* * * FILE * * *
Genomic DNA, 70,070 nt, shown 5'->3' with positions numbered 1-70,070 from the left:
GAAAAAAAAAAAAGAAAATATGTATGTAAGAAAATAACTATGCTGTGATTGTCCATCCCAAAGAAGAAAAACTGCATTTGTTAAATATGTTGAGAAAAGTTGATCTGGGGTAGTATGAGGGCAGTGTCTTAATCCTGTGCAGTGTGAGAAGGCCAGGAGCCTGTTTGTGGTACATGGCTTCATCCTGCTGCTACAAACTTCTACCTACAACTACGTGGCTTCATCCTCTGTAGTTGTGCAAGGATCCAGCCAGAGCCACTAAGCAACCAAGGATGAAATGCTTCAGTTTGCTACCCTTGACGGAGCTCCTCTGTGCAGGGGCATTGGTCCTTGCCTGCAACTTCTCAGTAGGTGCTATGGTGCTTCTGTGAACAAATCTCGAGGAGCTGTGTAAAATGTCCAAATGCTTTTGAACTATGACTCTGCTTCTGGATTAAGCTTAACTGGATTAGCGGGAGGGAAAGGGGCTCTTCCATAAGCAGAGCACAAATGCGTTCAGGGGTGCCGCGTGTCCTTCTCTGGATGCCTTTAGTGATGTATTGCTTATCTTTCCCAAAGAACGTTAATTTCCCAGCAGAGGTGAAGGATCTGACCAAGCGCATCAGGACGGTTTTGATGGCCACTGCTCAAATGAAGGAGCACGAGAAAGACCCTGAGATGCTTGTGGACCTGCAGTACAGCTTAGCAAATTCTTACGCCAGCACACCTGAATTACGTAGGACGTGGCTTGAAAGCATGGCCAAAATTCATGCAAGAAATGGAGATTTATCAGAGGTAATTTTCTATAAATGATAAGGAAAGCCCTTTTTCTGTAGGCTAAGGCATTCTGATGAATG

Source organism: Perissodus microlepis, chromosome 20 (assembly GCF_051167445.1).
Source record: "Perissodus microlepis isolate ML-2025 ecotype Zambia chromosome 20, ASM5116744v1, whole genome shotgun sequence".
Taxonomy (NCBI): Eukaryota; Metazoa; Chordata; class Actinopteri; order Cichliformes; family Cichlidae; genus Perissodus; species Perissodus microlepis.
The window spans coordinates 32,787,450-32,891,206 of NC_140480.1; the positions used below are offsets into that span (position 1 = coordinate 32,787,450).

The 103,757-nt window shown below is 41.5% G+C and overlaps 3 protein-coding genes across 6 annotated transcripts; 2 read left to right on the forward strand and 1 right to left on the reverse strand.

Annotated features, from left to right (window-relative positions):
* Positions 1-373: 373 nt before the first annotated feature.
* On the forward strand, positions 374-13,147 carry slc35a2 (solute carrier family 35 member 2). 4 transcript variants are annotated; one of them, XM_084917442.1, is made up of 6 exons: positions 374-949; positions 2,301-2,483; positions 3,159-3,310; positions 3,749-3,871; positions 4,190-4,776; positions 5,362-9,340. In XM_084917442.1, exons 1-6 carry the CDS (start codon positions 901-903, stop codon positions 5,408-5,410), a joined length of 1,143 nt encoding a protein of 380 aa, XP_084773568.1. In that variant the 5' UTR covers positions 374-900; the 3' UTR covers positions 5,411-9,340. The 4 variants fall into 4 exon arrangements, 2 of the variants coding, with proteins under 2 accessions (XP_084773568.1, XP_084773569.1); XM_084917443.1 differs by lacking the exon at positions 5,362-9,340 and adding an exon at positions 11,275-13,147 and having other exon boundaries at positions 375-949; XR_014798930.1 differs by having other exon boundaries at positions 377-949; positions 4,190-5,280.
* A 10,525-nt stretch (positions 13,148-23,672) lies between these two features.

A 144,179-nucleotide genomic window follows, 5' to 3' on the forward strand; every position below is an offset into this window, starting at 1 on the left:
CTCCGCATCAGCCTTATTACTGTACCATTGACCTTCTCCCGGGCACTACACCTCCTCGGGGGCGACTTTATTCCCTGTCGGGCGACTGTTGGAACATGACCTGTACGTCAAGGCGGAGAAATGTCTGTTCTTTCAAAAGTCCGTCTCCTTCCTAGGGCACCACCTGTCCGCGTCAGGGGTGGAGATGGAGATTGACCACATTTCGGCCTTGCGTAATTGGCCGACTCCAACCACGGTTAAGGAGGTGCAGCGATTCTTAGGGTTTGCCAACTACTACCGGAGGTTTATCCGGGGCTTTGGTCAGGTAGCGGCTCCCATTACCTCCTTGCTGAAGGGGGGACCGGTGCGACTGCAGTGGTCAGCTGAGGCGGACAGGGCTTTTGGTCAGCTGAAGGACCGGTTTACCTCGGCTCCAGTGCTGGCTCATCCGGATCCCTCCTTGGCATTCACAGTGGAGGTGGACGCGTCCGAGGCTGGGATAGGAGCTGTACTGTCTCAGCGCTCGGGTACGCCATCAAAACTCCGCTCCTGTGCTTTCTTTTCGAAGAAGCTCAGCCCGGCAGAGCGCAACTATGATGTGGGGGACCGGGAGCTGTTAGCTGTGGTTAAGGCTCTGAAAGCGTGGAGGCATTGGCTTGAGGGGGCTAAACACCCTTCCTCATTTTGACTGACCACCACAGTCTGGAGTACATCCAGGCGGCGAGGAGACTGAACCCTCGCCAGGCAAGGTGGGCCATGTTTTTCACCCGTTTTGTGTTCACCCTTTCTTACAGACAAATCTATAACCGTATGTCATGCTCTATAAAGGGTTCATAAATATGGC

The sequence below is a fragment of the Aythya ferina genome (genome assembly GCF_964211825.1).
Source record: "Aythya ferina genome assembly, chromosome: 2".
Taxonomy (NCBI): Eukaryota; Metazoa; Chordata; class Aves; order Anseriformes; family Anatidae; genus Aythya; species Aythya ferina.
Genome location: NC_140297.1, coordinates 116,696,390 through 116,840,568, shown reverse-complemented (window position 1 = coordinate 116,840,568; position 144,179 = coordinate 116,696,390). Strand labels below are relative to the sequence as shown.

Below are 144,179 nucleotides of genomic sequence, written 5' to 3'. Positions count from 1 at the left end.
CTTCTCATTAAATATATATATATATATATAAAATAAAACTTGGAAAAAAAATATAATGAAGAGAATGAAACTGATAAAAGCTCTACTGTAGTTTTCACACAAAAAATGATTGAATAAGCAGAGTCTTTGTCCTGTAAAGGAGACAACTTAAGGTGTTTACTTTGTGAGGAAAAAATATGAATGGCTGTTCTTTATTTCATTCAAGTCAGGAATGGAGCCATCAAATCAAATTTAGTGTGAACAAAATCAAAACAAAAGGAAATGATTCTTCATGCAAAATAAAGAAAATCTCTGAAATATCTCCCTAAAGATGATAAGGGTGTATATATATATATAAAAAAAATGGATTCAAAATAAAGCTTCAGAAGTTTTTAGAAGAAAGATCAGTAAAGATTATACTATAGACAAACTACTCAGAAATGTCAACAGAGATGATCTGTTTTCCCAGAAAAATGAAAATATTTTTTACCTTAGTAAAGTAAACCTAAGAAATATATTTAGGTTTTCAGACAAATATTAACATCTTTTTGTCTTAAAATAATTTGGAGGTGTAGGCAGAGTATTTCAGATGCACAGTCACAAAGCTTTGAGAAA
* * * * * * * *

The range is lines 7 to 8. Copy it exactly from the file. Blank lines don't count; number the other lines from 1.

The 103,757-nt window shown below is 41.5% G+C and overlaps 3 protein-coding genes across 6 annotated transcripts; 2 read left to right on the forward strand and 1 right to left on the reverse strand.

Annotated features, from left to right (window-relative positions):